The Fourth Trimester: Changing How We Care for New Mothers
The idea of a fourth trimester is something of a paradox in itself.
“Linguistically, it makes no sense,” says Bethany L. Perry, MD, an obstetrician-gynecologist at Abington Hospital - Jefferson Health. “But when you think about it, it’s actually perfect for what we’re trying to describe. Oftentimes, this postpartum period—or fourth trimester—is paradoxical for new moms as well.”
The fourth trimester that Dr. Perry alludes to is a relatively new medical concept that refers to the psychological and physical changes that new mothers experience after they give birth.
“Society is telling these new moms that this should be a blissful, incredibly happy time,” says Dr. Perry. “But in reality, a lot of our patients struggle through this period of transition, as they may have existing medical problems exacerbated, or have new ones develop.”
Dr. Perry says that in promoting the concept of the fourth trimester, the American College of Obstetricians and Gynecologists (ACOG) is trying to focus a lens on the time period that comes after birth, and construct new ways to help patients be “great new parents and happy and healthy individuals as well.”
Expanded Treatment for New Mothers
The typical course of treatment for new mothers after they leave the maternity ward, says Dr. Perry, is a checkup after six weeks. This six-week period has been used as an estimate for when a new mother’s body has returned close to baseline. Typically at this time, the uterus has returned to its regular size, a breastfeeding routine has been established and hormones associated with pregnancy have metabolized out of the body.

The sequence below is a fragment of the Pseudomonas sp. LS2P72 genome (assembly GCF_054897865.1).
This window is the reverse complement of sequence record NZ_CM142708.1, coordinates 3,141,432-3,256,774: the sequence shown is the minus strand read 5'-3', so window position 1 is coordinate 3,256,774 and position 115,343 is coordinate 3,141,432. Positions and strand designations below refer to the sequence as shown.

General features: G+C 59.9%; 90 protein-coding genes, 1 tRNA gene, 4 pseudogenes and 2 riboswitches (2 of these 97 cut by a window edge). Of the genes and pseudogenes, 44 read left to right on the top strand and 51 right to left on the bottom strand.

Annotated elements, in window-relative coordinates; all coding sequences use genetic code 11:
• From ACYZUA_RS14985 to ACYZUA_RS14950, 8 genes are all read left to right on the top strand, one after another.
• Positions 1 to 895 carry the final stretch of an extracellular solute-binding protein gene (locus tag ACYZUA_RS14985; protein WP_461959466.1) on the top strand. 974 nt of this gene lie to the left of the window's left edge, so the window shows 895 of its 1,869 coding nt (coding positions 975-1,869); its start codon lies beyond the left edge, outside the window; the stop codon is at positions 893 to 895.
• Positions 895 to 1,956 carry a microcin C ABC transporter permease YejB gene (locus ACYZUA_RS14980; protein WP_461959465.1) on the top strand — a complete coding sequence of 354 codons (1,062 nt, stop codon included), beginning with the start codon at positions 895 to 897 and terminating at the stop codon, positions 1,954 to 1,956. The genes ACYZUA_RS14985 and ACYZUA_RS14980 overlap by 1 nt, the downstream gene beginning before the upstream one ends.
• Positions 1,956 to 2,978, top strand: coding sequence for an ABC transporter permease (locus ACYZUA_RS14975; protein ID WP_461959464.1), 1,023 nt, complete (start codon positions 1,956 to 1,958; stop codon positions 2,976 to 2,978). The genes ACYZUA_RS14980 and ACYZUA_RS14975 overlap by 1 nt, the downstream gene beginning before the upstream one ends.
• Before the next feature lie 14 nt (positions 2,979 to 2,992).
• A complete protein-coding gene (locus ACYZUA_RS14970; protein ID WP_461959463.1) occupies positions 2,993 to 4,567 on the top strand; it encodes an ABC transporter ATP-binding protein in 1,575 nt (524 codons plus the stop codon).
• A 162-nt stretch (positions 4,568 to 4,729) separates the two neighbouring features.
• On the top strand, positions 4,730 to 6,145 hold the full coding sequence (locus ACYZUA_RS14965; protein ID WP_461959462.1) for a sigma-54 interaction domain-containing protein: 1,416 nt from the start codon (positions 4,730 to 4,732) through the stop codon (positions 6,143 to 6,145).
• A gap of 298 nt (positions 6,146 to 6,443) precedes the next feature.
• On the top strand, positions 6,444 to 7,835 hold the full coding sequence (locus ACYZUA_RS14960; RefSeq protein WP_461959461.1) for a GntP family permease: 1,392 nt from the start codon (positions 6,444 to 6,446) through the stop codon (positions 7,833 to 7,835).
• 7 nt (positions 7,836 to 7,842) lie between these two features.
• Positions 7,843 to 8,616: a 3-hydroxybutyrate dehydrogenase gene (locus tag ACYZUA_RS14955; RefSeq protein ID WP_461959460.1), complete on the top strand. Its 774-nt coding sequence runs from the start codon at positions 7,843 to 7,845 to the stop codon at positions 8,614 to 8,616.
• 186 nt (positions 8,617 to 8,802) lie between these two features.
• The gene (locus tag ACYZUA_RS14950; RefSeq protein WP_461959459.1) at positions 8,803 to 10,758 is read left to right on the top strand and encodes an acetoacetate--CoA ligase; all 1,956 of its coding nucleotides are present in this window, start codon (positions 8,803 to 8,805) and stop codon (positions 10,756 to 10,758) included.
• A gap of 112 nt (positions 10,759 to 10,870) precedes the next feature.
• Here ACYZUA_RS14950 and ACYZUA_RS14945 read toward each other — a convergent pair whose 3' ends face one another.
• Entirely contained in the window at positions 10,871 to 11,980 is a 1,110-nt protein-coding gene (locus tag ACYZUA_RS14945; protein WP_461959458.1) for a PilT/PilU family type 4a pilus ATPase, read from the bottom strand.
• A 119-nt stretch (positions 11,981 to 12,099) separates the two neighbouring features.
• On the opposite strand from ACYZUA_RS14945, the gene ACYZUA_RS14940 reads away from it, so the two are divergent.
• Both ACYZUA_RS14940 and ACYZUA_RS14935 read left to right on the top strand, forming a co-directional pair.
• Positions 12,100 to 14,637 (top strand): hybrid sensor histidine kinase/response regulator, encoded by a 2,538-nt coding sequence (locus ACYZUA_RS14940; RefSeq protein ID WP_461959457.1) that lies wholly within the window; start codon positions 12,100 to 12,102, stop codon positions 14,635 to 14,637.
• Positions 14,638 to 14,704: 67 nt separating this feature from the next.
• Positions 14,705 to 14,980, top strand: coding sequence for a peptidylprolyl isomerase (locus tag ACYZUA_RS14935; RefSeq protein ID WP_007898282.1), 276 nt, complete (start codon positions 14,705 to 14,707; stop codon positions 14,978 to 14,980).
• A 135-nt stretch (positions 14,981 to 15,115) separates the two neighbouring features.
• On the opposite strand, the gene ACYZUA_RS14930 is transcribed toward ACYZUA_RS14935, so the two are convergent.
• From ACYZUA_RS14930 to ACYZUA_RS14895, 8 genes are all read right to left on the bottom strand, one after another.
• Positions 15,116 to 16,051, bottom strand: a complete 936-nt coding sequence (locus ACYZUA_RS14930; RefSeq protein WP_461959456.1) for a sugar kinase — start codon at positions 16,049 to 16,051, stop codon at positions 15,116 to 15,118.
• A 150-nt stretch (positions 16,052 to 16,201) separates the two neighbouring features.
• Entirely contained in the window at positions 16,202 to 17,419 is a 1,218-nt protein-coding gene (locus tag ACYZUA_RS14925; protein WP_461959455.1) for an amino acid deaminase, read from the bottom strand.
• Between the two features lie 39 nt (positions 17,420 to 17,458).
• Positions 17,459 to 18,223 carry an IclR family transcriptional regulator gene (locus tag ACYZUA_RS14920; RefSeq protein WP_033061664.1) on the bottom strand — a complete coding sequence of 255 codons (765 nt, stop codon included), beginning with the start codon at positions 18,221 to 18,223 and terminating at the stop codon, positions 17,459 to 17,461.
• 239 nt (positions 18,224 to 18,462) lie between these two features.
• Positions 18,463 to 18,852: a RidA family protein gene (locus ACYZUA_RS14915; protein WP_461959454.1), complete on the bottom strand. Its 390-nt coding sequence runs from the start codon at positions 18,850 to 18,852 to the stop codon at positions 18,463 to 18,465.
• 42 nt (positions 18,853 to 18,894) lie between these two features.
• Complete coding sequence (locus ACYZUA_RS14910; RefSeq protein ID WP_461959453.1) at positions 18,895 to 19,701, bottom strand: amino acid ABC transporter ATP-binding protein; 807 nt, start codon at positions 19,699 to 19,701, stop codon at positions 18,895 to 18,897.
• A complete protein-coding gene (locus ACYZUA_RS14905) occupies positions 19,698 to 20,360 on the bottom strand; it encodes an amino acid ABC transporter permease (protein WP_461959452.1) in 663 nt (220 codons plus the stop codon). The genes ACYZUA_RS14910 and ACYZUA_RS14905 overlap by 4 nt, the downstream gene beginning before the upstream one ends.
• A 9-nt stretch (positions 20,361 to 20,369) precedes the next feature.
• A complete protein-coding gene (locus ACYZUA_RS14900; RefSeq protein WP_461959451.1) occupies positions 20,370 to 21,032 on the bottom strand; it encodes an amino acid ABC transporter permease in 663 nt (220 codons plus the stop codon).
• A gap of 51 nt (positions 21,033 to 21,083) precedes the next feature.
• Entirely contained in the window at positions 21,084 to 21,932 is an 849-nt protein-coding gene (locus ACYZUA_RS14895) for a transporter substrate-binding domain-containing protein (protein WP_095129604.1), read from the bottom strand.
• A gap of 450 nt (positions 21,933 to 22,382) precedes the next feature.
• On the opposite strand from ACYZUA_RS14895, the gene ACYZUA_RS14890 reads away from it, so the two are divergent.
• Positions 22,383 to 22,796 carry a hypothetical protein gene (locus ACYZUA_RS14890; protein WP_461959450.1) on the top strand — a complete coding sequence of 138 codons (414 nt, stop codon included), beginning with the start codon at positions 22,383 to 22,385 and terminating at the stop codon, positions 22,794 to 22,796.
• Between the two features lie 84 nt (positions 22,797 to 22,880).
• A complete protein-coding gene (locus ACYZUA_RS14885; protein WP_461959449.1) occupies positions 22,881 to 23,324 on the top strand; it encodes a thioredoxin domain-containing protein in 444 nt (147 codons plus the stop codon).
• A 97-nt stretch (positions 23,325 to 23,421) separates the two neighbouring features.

“That one visit is not nearly enough,” says Dr. Perry. “The current recommendation by ACOG is that the mother goes in for a checkup within the first three weeks, preferably one in the first week and then another within the next two.”
With this proactive approach, Dr. Perry says new mothers get off on a better foot than before. Medical and psychological issues that may not have been detected until the traditional six-week checkup can now be identified much earlier, and as such, treatment can begin sooner.
It’s important for new mothers to be aware of the challenges that may come along upon their return home, back to the life they knew before becoming pregnant.
“Particularly with social media today, society's expectations of what new motherhood is supposed to look and feel like can be unrealistic,” says Dr. Perry.
She gives the social media buzz about breastfeeding as an example. “With patients who can’t breastfeed for whatever reason, or choose not to, a lot of guilt and feelings of anxiety can be put on their shoulders. They may start to ask questions about themselves like ‘Am I a good mom?’ and ‘Am I doing what is right for my baby?” says Dr. Perry.
The biggest piece of advice that Dr. Perry says she can give to new mothers is to realize that there is a large community of people who want to help them and see them succeed in motherhood.
“Whether it be a new mother support group or a breastfeeding support group, there are so many resources at Abington, and also at the local and community level. Nobody should have to go through this alone,” says Dr. Perry.
To learn more about our Maternity Education program and the resources available, click here.
If you or a loved one experience severe mood swings, exhaustion or a sense of hopelessness following childbirth, be sure to call your physician.